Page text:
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Federal agencies paid N3.77bn in fictitious ‘estacodes’ to top staff, families

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OFFICIAL documents from Office of the Auditor-General of the Federation (OAuGF) have indicted the staff of Federal Ministry of Finance, National Boundary Commission, the Nigeria Social Insurance Trust Fund (NSITF) and seven other government agencies of receiving fictitious estacodes valued at 3.77 billion naira under President Muhammadu Buhari administration.

The 2018 OAuGF audit report revealed that most of the oversea travels upon which estacodes were claimed had no authorisation from the Office of the Head of Civil Service of the Federation, a clear violation of the financial regulation guidelines.

There was also no document to show that officials of these government parastatals undertook foreign trips.

Most of the cases investigated by the reporter revealed that the accused government officials had no boarding passes, air tickets and other relevant documents to validate the oversea trips as claimed.

The National Boundary Commission, one of the federal government’s establishments indicted in the latest audit report. Photo Credit: Olugbenga Adanikin, The ICIR

Not only did the civil servants claim money for the trip they did not undertake, they also violated the directive of President Muhamadu Buhari who, in 2015, banned civil servants including top executives of government agencies from embarking on oversea training except those approved by the head of the civil service.

“…proposals for participation or attendance of international conferences, seminars, workshops study tours, presentation of papers and negotiating/signing of Memoranda of Understanding abroad at government expenses, shall no longer be allowed except those that are fully funded by sponsoring/inviting organizations,” a circular issued by Danladi Kifasi, a former head of civil service of the federation stated.

President Buhari reaffirmed this decision after tenure of the former president Goodluck Jonathan. In 2016, Buhari banned distribution of souvenirs at public events organised by MDAs.

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By October 2019, Office of the Secretary to the Government of the Federation rolled out stricter measures on the policy, all to reduce costs and cut wastages in the public service. Hence, Ministries, Departments and Agencies (MDAs) of government were directed to submit yearly travel plans to the SGF or office of the head of the civil service of the federation for approval within the first quarter of the fiscal year.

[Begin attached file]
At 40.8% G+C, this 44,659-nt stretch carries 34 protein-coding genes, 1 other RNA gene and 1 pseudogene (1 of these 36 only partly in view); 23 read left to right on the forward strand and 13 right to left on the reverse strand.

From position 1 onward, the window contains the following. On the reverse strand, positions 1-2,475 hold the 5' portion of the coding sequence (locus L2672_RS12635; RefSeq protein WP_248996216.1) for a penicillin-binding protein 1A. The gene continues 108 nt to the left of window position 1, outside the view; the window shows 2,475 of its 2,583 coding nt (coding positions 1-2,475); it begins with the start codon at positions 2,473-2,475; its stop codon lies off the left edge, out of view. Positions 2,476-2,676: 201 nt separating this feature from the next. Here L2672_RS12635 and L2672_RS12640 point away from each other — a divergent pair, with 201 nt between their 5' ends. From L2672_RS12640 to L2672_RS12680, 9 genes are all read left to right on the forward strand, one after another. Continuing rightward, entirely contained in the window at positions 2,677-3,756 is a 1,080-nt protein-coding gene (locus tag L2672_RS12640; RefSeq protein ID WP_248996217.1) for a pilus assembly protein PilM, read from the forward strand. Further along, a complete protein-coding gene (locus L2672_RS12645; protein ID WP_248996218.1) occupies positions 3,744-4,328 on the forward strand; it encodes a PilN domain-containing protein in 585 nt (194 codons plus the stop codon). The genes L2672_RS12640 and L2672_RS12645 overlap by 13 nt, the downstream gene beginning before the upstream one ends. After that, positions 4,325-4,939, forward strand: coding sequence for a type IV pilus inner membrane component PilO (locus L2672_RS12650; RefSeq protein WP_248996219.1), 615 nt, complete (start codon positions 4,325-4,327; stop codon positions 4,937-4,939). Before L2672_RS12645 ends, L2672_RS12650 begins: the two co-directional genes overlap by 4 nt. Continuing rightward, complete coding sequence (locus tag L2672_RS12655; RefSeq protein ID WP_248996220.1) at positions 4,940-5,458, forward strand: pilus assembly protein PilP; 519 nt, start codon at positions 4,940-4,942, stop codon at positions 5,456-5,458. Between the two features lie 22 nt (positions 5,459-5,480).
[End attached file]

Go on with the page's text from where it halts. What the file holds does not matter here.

The report by OAuGF has shown that many government functionaries did not comply with the directive.

Those accused of this infraction are officials of the National Hajj Commission of Nigeria, National Primary Health Care Development Centre (NPHCDA), the Investment and Security Tribunal (IST), Agricultural Research Council of Nigeria (ARCN), and the Veterinary Council of Nigeria (VCN). Officials of the Federal Ministry of Environment and Federal Ministry of Foreign Affairs were also indicted.

NSITF paid estacodes for international travel without approval to spouses of management staff, others 

On seven different occasions, NSITF officials were paid several benefits either directly or through proxy for unapproved international trips and training.

Between January and December 2017, the audit showed how staff of the Fund got N180.8m as estacode allowance, air passage, return tickets and the likes to embark on an unapproved foreign trip.

Another N31.3m was paid to unidentified four top management staff and their spouses as estacode allowances, airfares for vacations abroad, but without approval from the right authorities.

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Also, officials of the NSITF was accused to have paid N467.41 million to four Bureau De Change (BDC) agents in 2013 and 2014, according to the auditor-general’s report.  The payments were reported as estacode or course fee which should have been paid directly to the account of beneficiaries of the training or consulting firms in charge.

“…evidence of a contractual agreement between the Fund and the BDC was not provided for audit. In addition, there was no evidence to show that the amounts paid to the BDC, got to the ultimate beneficiaries,” the report reads partly.

Read AlsoDespite Buhari’s mantra, Nigeria drops further in global corruption ranking

The above offence contravenes the Financial Regulation guideline which says, “A public officer who makes an irregular payment from public funds shall be given 21 days’ notice to offer an explanation, where no satisfactory explanation is given, the amount involved shall the recovered from the officer and such officer shall be removed from the schedule”.

Similarly, other undue payments including N4.94 million; N9.45 million and N11.33 million. N4.42 million were also received as pocket expenses.

In total, the NSITF spent N708.88 million on unapproved foreign trips including estacodes and other benefits.

Ministry of Finance Building, Abuja

Opacity around N2.88 billion released to Finance ministry from the ‘Service Wide Vote’

In recent years, the federal government has criticised MDAs of arbitrary spending from the Service Wide Vote. Though, the law requires agencies and ministries of government to include in their annual budgets, proposed spending for the year, but, in situations where an agency of government needs an important procurement not reflected in its budget, the ‘Service Wide Vote’ is considered an option.

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The service-wide vote otherwise known as contingency budget targets developmental activities.